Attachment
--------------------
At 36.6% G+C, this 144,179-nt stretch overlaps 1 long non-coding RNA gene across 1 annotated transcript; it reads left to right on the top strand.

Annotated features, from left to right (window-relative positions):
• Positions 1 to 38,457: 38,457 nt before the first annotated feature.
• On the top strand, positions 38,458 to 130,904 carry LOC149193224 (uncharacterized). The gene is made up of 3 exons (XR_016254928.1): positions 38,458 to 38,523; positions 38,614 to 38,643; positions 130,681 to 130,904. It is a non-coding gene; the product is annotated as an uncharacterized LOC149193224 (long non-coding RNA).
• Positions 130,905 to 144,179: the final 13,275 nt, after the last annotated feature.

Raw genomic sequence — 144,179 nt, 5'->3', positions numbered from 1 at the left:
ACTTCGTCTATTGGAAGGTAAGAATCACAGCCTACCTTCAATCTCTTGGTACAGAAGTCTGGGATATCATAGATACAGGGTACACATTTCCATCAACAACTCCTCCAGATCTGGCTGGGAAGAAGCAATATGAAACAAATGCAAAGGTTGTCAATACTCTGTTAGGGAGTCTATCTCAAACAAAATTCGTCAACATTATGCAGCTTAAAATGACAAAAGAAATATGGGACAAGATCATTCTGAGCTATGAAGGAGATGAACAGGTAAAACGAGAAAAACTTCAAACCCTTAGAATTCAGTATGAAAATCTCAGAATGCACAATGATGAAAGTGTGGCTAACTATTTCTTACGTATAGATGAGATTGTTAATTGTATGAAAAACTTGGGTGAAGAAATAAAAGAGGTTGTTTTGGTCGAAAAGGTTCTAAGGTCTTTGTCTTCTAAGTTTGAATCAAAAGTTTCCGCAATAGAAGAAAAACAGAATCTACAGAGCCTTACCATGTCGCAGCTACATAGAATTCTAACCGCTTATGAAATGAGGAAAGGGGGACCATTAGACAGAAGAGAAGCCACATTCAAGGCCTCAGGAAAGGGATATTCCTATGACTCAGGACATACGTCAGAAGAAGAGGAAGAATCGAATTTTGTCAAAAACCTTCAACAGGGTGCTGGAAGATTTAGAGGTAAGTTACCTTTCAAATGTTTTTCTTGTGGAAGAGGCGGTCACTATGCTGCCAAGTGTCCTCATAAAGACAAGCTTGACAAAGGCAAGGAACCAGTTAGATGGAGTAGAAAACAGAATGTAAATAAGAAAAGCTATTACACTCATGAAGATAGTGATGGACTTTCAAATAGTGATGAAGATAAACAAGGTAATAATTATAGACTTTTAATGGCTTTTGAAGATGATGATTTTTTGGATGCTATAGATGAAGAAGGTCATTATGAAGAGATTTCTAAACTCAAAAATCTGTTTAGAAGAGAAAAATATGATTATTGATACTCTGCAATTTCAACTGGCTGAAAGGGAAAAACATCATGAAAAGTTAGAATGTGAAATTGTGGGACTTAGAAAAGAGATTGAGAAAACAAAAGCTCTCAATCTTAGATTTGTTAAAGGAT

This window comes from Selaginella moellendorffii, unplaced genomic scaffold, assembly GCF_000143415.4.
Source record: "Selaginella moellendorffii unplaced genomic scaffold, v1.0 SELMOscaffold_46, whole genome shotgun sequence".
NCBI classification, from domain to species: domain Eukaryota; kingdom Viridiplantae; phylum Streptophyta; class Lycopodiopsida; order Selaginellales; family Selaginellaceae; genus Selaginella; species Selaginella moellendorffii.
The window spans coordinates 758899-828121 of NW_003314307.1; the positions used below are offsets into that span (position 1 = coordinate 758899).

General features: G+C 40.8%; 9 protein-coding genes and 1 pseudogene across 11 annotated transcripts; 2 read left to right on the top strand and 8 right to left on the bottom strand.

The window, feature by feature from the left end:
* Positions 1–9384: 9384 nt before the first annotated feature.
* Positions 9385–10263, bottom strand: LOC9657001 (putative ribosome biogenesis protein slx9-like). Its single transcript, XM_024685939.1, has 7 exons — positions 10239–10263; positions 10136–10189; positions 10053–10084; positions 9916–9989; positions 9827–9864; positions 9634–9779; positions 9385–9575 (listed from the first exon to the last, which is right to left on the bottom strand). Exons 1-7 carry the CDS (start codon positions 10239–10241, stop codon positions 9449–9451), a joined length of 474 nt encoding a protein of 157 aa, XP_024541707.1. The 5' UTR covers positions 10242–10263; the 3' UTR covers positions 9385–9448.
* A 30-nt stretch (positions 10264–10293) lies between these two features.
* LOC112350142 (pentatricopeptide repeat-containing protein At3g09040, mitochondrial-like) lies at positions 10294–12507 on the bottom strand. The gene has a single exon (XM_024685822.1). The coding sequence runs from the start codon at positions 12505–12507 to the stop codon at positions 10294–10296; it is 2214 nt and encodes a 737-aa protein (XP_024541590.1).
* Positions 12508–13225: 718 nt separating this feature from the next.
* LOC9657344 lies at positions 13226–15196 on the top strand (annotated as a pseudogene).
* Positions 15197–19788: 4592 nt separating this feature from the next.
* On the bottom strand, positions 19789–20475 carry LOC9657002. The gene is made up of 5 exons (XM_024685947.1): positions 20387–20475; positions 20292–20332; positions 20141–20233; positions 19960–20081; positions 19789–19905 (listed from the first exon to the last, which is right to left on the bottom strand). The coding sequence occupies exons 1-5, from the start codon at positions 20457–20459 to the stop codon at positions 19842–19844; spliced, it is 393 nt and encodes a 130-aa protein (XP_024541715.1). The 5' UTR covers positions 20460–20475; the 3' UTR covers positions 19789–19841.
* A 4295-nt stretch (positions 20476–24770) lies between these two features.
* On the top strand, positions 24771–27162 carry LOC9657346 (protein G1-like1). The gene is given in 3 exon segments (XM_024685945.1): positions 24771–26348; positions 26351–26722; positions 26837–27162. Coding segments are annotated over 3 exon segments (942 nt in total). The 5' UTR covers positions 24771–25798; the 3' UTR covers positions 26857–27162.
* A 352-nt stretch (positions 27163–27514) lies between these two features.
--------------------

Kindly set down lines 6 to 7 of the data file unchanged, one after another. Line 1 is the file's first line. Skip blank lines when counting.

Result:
Raw genomic sequence — 144,179 nt, 5'->3', positions numbered from 1 at the left:
ACTTCGTCTATTGGAAGGTAAGAATCACAGCCTACCTTCAATCTCTTGGTACAGAAGTCTGGGATATCATAGATACAGGGTACACATTTCCATCAACAACTCCTCCAGATCTGGCTGGGAAGAAGCAATATGAAACAAATGCAAAGGTTGTCAATACTCTGTTAGGGAGTCTATCTCAAACAAAATTCGTCAACATTATGCAGCTTAAAATGACAAAAGAAATATGGGACAAGATCATTCTGAGCTATGAAGGAGATGAACAGGTAAAACGAGAAAAACTTCAAACCCTTAGAATTCAGTATGAAAATCTCAGAATGCACAATGATGAAAGTGTGGCTAACTATTTCTTACGTATAGATGAGATTGTTAATTGTATGAAAAACTTGGGTGAAGAAATAAAAGAGGTTGTTTTGGTCGAAAAGGTTCTAAGGTCTTTGTCTTCTAAGTTTGAATCAAAAGTTTCCGCAATAGAAGAAAAACAGAATCTACAGAGCCTTACCATGTCGCAGCTACATAGAATTCTAACCGCTTATGAAATGAGGAAAGGGGGACCATTAGACAGAAGAGAAGCCACATTCAAGGCCTCAGGAAAGGGATATTCCTATGACTCAGGACATACGTCAGAAGAAGAGGAAGAATCGAATTTTGTCAAAAACCTTCAACAGGGTGCTGGAAGATTTAGAGGTAAGTTACCTTTCAAATGTTTTTCTTGTGGAAGAGGCGGTCACTATGCTGCCAAGTGTCCTCATAAAGACAAGCTTGACAAAGGCAAGGAACCAGTTAGATGGAGTAGAAAACAGAATGTAAATAAGAAAAGCTATTACACTCATGAAGATAGTGATGGACTTTCAAATAGTGATGAAGATAAACAAGGTAATAATTATAGACTTTTAATGGCTTTTGAAGATGATGATTTTTTGGATGCTATAGATGAAGAAGGTCATTATGAAGAGATTTCTAAACTCAAAAATCTGTTTAGAAGAGAAAAATATGATTATTGATACTCTGCAATTTCAACTGGCTGAAAGGGAAAAACATCATGAAAAGTTAGAATGTGAAATTGTGGGACTTAGAAAAGAGATTGAGAAAACAAAAGCTCTCAATCTTAGATTTGTTAAAGGAT